by Jean Rhys
Not an easy book to read or review.
Jean Rhys was inspired (some may even say obsessed) by Bertha Mason (in this book mostly called Antoinette Cosway.) from Jane Eyre. I reread Jane Eyre in preparation for this read, as this novella is considered a prequel. In my case as I mention in my review of Jane Eyre this was definitely needed, as I believe when I read Jane Eyre in the past that I read an abridged or heavily censored edition. For someone who has read a “full” edition & who has a decent memory, a recent read probably isn’t necessary – & it won’t help!. To be honest, even with a recent read, I was still confused! I found that helps reflect the confusion in both Antoinette & Rochester’s minds. & I felt the heat, the lushness – & the rage Rochester feels when he thinks he is being manipulated by everyone including his family back in England.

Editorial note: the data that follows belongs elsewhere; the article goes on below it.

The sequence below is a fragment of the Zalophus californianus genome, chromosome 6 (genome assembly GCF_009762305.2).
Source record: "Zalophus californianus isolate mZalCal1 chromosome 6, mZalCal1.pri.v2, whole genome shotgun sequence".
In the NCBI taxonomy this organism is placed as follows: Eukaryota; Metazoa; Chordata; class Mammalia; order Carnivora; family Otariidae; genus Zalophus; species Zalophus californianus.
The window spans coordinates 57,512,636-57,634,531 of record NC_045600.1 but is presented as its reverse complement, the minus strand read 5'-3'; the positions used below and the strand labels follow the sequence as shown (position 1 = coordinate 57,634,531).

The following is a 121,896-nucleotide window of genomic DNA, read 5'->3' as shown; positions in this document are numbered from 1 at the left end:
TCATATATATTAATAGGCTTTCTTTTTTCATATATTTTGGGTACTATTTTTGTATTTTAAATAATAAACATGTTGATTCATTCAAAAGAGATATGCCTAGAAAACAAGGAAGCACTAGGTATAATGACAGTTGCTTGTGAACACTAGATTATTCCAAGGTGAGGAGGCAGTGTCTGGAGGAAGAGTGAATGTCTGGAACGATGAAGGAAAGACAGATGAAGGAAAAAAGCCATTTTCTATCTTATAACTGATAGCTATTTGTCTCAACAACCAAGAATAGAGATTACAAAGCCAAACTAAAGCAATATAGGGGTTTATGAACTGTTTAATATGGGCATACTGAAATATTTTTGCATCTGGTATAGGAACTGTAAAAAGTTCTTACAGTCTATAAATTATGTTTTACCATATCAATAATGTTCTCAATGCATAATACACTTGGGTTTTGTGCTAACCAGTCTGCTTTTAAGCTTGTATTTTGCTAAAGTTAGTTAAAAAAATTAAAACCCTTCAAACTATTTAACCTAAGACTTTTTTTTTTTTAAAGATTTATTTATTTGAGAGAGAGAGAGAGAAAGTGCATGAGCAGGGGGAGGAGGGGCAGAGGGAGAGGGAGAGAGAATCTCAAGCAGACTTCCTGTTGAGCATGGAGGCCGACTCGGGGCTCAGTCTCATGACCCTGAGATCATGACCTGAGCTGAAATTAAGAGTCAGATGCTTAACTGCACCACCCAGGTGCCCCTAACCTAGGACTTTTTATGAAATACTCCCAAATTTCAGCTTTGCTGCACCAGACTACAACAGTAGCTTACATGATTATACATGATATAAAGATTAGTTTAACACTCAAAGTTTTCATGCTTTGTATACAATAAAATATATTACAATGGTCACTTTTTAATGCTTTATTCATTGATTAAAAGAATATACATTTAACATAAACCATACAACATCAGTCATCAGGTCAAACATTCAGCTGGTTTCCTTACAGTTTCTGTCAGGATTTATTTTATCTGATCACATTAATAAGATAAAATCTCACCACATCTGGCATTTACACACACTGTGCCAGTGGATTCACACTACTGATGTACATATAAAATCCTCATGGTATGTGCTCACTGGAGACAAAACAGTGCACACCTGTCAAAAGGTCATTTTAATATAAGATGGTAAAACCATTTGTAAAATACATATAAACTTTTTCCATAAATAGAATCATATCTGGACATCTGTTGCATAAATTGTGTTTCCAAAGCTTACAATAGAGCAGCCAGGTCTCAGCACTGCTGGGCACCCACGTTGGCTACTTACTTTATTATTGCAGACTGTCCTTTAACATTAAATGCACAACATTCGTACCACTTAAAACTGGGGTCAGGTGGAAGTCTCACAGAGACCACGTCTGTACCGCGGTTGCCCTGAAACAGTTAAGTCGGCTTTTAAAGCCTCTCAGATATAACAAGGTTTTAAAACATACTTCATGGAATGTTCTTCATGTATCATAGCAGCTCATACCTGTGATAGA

Rochester believes he is in a corrupt & decadent society…
..& he is both young & immature.
I found it better to relax into the beauty of the writing & not try to pick at faults. I know this isn’t my usual way, & I could do that because the novella is so short.
Reading the notes & introduction of my copy this particular novella had a very chequered history. It was started many years earlier by Ms Rhys, partially destroyed and then heavily rewritten by Rhys. This may explain the incoherence. I was captured by this book, but anyone reading the reviews on Goodreads will realise it is not for everyone.